For 31 days every October, pink ribbons and #BCAM hashtags flood our social media timelines with information about breast cancer.…
For 31 days every October, pink ribbons and #BCAM hashtags flood our social media timelines with information about breast cancer. Det er fordi viktige kræftformer og medicinske grupper erklæret oktober som National Breast Cancer Awareness Month for over 30 år siden for at øge bevidstheden om sygdommen og til at presse for øget finansiering for forskning.
Besides skin cancer, breast cancer is the most common cancer among Women and the second-leading cause of cancer death among women (lung cancer is the first). According to the National Cancer Institute, about 3.4 million U.S. Women were living with breast cancer in 2015.
Once diagnosed, women are faced with making decisions about different treatments. Do they need surgery, chemotherapy and radiation? En wat met hormonale drugtherapie, die soms moet worden genomen zo lang als 1
0 jaar. These are not easy questions. Side effects from these treatments can range from hair loss, nerve damage and memory problems years after treatment. Giving these challenges, support women during and after breast cancer treatment is vital.
But often, people do not know what to do help besides donning pink. We hebben onlangs een studie uitgevoerd om te zien welke soort ondersteuning het beste kan helpen vrouwen.
In our study, we looked at how women experienced support during breast cancer treatment. Vi valgte å fokusere på afroamerikanske kvinder fordi de er mere tilbøjelige til at dø fra bröstkræft end alle andre kvinder i USA We analyzed interviews with African-American women with breast cancer who were previously enrolled in the “placebo group” of a NCI-funded intervention study entitled, “STORY (Sisters Tell Others and Revive Yourself).” In the interviews, we asked the women een aantal vragen zoals: “Welke ondersteuning heeft u gekregen van uw arts (en andere aanbieders) om u te helpen door behandeling?” to, “Hoe heeft de ondersteuning die u van anderen heeft ontvangen een verschil in uw behandelbeslissingen? “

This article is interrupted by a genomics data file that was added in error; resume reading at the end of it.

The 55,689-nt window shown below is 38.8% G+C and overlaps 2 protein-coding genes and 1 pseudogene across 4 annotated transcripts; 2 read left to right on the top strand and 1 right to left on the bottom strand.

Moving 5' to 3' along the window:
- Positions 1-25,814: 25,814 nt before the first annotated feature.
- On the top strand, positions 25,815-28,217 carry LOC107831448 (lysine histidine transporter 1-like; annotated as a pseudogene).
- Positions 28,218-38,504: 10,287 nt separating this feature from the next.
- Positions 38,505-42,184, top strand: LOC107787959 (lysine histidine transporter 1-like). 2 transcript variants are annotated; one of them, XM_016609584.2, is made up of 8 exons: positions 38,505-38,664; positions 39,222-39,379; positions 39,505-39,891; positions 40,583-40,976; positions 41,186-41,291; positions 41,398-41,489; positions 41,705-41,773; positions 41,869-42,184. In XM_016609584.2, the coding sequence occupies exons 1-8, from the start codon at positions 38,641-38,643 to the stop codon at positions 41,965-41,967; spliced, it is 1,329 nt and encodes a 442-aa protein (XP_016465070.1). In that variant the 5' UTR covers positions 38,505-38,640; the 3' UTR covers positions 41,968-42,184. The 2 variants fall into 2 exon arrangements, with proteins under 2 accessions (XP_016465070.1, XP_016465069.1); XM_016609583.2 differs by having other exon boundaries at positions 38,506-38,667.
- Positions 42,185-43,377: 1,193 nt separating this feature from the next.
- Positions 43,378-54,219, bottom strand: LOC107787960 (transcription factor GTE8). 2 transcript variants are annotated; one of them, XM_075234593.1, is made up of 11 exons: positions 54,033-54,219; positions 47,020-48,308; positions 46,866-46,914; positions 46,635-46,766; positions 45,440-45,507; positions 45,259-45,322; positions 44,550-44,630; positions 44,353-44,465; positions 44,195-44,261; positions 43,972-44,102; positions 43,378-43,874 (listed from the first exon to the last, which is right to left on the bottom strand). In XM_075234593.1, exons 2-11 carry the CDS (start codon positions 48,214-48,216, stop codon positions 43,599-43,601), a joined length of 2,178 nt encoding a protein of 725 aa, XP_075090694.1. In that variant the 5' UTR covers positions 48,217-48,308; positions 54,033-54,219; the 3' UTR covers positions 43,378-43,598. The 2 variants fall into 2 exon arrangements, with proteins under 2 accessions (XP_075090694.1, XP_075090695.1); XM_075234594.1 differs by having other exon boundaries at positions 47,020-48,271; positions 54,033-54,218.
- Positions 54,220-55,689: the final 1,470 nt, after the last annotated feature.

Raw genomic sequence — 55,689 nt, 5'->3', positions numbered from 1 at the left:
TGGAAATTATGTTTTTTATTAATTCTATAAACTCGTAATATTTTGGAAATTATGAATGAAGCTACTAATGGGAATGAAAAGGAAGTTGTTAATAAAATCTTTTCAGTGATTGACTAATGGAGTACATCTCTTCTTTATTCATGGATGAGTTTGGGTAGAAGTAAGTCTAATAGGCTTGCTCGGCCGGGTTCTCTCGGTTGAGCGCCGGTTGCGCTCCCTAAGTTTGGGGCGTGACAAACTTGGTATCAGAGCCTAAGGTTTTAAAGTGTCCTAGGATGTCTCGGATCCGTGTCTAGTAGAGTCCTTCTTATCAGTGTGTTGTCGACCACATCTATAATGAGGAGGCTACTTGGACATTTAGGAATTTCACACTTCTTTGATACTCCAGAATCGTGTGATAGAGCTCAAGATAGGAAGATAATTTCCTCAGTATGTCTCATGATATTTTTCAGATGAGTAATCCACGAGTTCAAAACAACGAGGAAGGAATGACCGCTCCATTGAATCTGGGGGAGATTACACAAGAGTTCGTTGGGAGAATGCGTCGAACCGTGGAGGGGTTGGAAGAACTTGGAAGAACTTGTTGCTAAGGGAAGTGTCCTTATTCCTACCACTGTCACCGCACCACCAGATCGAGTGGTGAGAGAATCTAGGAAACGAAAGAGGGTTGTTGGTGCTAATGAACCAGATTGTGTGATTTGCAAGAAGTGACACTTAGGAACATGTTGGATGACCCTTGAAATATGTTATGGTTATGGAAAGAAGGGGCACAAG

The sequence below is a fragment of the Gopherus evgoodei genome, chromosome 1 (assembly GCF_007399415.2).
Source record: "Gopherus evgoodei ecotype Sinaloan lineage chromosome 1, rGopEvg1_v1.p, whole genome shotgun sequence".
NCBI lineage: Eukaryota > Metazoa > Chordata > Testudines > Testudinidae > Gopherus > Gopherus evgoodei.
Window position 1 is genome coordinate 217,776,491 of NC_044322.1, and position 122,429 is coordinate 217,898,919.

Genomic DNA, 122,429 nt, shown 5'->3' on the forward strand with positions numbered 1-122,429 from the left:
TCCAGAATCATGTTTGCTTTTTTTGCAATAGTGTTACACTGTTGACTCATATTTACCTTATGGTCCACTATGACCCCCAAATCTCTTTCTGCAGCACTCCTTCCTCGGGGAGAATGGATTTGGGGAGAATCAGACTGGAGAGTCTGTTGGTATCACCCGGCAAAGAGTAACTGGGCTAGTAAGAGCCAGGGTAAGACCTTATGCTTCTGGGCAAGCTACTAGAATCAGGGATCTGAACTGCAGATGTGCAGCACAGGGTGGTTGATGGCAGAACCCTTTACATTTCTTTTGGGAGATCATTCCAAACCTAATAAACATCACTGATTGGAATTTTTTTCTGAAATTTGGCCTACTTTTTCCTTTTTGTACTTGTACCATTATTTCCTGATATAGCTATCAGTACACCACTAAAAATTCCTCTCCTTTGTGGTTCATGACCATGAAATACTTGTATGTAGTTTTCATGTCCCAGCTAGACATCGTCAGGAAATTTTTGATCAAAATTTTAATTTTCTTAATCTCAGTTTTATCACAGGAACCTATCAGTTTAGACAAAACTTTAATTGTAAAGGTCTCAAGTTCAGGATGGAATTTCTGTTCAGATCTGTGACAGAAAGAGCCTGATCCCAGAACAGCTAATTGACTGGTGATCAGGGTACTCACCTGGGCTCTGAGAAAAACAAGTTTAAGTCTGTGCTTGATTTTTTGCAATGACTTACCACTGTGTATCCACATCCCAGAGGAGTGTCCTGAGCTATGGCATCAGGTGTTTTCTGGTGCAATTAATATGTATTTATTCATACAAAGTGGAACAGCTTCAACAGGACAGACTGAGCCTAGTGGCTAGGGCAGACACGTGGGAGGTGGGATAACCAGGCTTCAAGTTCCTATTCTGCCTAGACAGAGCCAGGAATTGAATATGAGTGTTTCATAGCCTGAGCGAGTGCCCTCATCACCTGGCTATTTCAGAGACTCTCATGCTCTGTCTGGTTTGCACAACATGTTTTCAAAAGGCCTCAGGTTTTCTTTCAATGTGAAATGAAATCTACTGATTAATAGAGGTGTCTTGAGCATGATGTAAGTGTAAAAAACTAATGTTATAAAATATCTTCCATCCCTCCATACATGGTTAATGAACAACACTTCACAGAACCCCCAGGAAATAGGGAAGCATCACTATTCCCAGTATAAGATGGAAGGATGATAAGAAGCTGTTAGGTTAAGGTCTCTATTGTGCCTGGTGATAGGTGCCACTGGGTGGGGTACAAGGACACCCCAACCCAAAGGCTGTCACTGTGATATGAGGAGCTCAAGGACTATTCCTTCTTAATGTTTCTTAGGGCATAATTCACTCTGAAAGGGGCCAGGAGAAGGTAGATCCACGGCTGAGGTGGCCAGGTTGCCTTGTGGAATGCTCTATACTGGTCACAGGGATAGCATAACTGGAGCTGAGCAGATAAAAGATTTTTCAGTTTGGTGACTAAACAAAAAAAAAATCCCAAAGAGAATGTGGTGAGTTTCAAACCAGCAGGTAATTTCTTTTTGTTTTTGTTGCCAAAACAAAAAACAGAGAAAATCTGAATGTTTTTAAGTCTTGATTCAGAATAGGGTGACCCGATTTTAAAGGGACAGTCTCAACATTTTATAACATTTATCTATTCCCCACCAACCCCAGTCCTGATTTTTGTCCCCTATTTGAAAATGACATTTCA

Our results showed that women experienced support in three key ways. Soms de support vrouwen kregen met hun behoeften, soms was het beter dan verwacht en soms was het niet. Women shared how they expected cancer care providers to provide them with informational support:
“I received a lot of information, printout information and stuff, and if I had any questions, I was given a number that I called. When I went to the hospital to have my port [for chemotherapy] put in and everything, they were really nice there. They sent me a lot of information and I had a person that if I had any questions she was right there for me. Lydia (pseudonym), age 52, five years post-diagnosis
Women also shared how their family supported them in more emotional Manieren, zoals het aanbieden van aanmoediging en zijn aanwezigheid, en tastbare manieren, zoals het koken van maaltijden en huisreiniging. Nogle erklærte også hvor nyttig det var at deres clergy bad for dem og påminnet dem, “God var å se meg gjennom.”